Mutant alleles of mammalian myosin XVA cause profound congenital deafness DFNB3. In humans worldwide, mutations of MYO15A apepars to be a common mutated gene associated with nonsyndromic deafness. Myosins are actin-activated molecular motors that have a conserved head (motor) and neck (light chain binding motifs) and highly divergent tail domains. The MYO15A tail contains several motifs that are candidates for protein interaction motifs. To date, isoform 1 of myosin XVa is the largest of all reported vertebrate myosins. The N-terminus of myosin XVa is composed of 1,220 residues. We previously demonstrated that isoform 1 is necessary for hearing (Nal et al., 2007). As a collaboration with Drs. Sally Camper and Gregory Frolenkov, a mouse model has been developed that has a defective amino terminus which recapitulates the human phenotype (unpublished data). The identification of proteins that functionally interact with MYO15 may provide a means of determining the role of MYO15A in the auditory system. In addition, interacting proteins are themselves likely to play crucial roles in hearing and would be strong candidates for proteins encoded by other deafness loci. We are therefore using a yeast two hybrid system and MS screens to identify proteins that interact with the myosin XVA. Genes that encode poteins that interact with myosin XVA from these two screens will be further examined for biological relevance. Whirlin and EPS8 are reported partners of the tail domain of myosin XVa and are necessary for stereocilia elongation and staircase formation (Belyantseva et al. 2005). As a collaboration with Dr. Sellers (NHLBI), we are characterizing the biophysical properties of myosin XVa.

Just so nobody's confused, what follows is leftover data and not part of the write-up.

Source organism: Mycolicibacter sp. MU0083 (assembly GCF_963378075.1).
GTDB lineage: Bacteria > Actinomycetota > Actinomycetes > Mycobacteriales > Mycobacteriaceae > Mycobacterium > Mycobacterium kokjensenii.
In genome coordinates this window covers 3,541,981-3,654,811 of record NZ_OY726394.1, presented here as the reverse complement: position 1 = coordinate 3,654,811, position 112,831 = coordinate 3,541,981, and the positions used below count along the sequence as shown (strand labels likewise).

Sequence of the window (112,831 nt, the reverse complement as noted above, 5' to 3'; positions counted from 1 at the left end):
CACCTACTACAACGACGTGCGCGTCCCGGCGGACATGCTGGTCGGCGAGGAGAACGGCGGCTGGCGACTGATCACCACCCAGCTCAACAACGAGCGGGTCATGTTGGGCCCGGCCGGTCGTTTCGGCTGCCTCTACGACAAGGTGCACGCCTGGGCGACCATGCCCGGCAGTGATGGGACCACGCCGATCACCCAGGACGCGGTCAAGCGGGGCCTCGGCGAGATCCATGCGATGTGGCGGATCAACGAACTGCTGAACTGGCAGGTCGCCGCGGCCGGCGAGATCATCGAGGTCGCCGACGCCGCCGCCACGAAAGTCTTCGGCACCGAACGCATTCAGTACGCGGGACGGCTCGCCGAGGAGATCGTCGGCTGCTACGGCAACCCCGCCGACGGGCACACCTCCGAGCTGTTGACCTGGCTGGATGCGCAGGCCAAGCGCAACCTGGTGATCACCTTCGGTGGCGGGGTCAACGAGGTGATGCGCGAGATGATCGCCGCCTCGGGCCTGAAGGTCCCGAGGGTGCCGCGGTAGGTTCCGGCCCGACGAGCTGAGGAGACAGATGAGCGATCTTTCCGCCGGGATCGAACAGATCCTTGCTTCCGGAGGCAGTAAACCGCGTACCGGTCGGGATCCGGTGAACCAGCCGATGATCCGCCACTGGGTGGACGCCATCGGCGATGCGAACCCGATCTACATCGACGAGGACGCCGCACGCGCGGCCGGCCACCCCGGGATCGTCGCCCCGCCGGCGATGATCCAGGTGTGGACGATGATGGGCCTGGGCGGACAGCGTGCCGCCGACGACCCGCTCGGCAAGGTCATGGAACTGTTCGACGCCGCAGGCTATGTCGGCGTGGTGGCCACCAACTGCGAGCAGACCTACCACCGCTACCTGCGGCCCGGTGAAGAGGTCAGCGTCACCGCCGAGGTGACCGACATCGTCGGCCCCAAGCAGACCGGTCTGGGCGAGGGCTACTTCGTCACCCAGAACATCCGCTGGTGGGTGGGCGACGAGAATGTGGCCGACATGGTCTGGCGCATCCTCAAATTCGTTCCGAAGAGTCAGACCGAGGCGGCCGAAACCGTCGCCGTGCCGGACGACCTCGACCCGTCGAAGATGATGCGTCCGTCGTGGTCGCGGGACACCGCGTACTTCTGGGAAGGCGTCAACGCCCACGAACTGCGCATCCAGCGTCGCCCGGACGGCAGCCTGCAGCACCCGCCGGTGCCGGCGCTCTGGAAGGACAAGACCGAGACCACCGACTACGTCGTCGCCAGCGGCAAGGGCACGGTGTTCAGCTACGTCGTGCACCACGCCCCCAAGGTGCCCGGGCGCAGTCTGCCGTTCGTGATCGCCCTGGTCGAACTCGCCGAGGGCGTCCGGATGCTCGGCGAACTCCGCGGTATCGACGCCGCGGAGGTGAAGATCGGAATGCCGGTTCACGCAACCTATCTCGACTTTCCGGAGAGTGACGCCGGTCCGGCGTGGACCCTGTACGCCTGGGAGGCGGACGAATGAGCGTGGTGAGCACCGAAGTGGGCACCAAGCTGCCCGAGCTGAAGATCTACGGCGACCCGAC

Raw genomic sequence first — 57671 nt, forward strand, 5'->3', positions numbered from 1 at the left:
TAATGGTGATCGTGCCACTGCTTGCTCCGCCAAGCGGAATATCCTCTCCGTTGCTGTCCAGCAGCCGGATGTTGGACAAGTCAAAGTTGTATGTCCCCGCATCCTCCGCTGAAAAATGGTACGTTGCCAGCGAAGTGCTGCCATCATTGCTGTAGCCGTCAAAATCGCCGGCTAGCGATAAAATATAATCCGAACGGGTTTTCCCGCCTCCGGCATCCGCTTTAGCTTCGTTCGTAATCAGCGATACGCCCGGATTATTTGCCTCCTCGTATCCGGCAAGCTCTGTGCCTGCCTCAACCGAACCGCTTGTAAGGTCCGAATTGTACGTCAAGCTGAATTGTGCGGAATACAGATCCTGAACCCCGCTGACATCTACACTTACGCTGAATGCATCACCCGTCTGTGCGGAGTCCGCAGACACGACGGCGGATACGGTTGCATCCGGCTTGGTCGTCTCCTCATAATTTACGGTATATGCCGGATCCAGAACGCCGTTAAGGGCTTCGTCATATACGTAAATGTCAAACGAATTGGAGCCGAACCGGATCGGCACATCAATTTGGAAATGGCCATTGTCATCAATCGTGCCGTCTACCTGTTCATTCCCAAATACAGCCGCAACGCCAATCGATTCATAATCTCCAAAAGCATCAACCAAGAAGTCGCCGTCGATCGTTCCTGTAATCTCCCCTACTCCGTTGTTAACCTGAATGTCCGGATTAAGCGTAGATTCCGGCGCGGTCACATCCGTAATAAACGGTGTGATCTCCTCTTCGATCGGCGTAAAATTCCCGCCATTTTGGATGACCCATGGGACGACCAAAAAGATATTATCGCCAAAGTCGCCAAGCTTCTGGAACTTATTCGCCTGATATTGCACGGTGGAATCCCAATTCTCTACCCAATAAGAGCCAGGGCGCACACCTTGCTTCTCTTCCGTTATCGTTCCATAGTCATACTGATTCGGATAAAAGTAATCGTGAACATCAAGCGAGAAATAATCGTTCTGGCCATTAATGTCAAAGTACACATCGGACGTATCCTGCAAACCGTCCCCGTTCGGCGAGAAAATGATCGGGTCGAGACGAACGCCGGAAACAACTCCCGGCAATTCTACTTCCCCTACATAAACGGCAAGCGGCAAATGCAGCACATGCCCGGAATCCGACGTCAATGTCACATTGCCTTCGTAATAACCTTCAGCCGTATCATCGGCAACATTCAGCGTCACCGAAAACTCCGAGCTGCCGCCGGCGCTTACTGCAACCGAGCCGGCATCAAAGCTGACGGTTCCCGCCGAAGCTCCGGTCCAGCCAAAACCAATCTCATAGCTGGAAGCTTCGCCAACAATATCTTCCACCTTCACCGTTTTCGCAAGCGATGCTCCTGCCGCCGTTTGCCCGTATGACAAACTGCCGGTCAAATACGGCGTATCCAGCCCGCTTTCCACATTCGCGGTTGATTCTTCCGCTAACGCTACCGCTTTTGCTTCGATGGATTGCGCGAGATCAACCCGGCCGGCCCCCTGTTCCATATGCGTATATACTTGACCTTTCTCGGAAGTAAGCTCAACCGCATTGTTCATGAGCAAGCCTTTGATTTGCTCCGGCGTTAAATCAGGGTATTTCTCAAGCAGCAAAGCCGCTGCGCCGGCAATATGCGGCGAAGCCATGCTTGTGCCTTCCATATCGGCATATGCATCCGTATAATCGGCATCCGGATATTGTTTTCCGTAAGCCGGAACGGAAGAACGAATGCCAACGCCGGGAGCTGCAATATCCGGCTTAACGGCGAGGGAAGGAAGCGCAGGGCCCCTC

Project Start
Project End
Budget Start
Budget End
Support Year
15
Fiscal Year
2012
Total Cost
$1,145,756
Indirect Cost
Name
National Institute on Deafness and Other Communication Disorders
Department
Type
DUNS #
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